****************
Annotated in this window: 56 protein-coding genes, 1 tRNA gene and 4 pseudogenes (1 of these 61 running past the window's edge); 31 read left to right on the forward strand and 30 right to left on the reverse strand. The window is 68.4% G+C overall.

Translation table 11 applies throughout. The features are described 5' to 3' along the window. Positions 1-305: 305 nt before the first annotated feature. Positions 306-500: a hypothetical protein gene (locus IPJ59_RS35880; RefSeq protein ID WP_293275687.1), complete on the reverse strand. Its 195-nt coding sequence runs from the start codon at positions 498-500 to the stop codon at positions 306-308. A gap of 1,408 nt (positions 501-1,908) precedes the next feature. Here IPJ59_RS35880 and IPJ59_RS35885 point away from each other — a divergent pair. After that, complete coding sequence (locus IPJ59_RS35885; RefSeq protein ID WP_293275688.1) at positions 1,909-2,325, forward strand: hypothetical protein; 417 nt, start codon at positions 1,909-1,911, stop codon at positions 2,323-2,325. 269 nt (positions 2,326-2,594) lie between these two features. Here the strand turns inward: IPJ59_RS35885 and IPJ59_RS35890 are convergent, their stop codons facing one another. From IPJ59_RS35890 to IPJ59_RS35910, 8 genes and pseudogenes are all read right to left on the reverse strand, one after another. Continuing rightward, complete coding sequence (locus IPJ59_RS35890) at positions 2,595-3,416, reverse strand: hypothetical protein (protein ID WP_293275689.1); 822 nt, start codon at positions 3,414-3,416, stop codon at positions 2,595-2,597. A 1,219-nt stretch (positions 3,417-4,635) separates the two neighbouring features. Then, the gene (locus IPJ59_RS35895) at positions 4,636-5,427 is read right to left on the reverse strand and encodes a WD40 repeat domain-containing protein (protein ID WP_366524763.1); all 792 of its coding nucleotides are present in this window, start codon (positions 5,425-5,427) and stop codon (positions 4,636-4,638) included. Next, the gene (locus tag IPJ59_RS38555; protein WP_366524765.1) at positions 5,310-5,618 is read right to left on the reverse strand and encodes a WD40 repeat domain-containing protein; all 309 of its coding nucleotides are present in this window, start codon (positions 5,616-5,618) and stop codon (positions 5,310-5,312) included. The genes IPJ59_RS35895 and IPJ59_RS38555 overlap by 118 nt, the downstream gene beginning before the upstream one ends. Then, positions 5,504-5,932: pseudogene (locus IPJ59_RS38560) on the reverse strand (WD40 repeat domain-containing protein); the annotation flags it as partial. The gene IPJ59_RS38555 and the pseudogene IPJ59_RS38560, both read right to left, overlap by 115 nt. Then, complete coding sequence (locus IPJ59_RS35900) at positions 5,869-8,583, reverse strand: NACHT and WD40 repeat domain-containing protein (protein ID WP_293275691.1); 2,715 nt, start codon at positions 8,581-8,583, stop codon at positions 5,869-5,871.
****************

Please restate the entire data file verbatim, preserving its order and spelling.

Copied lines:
Annotated in this window: 56 protein-coding genes, 1 tRNA gene and 4 pseudogenes (1 of these 61 running past the window's edge); 31 read left to right on the forward strand and 30 right to left on the reverse strand. The window is 68.4% G+C overall.

Translation table 11 applies throughout. The features are described 5' to 3' along the window. Positions 1-305: 305 nt before the first annotated feature. Positions 306-500: a hypothetical protein gene (locus IPJ59_RS35880; RefSeq protein ID WP_293275687.1), complete on the reverse strand. Its 195-nt coding sequence runs from the start codon at positions 498-500 to the stop codon at positions 306-308. A gap of 1,408 nt (positions 501-1,908) precedes the next feature. Here IPJ59_RS35880 and IPJ59_RS35885 point away from each other — a divergent pair. After that, complete coding sequence (locus IPJ59_RS35885; RefSeq protein ID WP_293275688.1) at positions 1,909-2,325, forward strand: hypothetical protein; 417 nt, start codon at positions 1,909-1,911, stop codon at positions 2,323-2,325. 269 nt (positions 2,326-2,594) lie between these two features. Here the strand turns inward: IPJ59_RS35885 and IPJ59_RS35890 are convergent, their stop codons facing one another. From IPJ59_RS35890 to IPJ59_RS35910, 8 genes and pseudogenes are all read right to left on the reverse strand, one after another. Continuing rightward, complete coding sequence (locus IPJ59_RS35890) at positions 2,595-3,416, reverse strand: hypothetical protein (protein ID WP_293275689.1); 822 nt, start codon at positions 3,414-3,416, stop codon at positions 2,595-2,597. A 1,219-nt stretch (positions 3,417-4,635) separates the two neighbouring features. Then, the gene (locus IPJ59_RS35895) at positions 4,636-5,427 is read right to left on the reverse strand and encodes a WD40 repeat domain-containing protein (protein ID WP_366524763.1); all 792 of its coding nucleotides are present in this window, start codon (positions 5,425-5,427) and stop codon (positions 4,636-4,638) included. Next, the gene (locus tag IPJ59_RS38555; protein WP_366524765.1) at positions 5,310-5,618 is read right to left on the reverse strand and encodes a WD40 repeat domain-containing protein; all 309 of its coding nucleotides are present in this window, start codon (positions 5,616-5,618) and stop codon (positions 5,310-5,312) included. The genes IPJ59_RS35895 and IPJ59_RS38555 overlap by 118 nt, the downstream gene beginning before the upstream one ends. Then, positions 5,504-5,932: pseudogene (locus IPJ59_RS38560) on the reverse strand (WD40 repeat domain-containing protein); the annotation flags it as partial. The gene IPJ59_RS38555 and the pseudogene IPJ59_RS38560, both read right to left, overlap by 115 nt. Then, complete coding sequence (locus IPJ59_RS35900) at positions 5,869-8,583, reverse strand: NACHT and WD40 repeat domain-containing protein (protein ID WP_293275691.1); 2,715 nt, start codon at positions 8,581-8,583, stop codon at positions 5,869-5,871.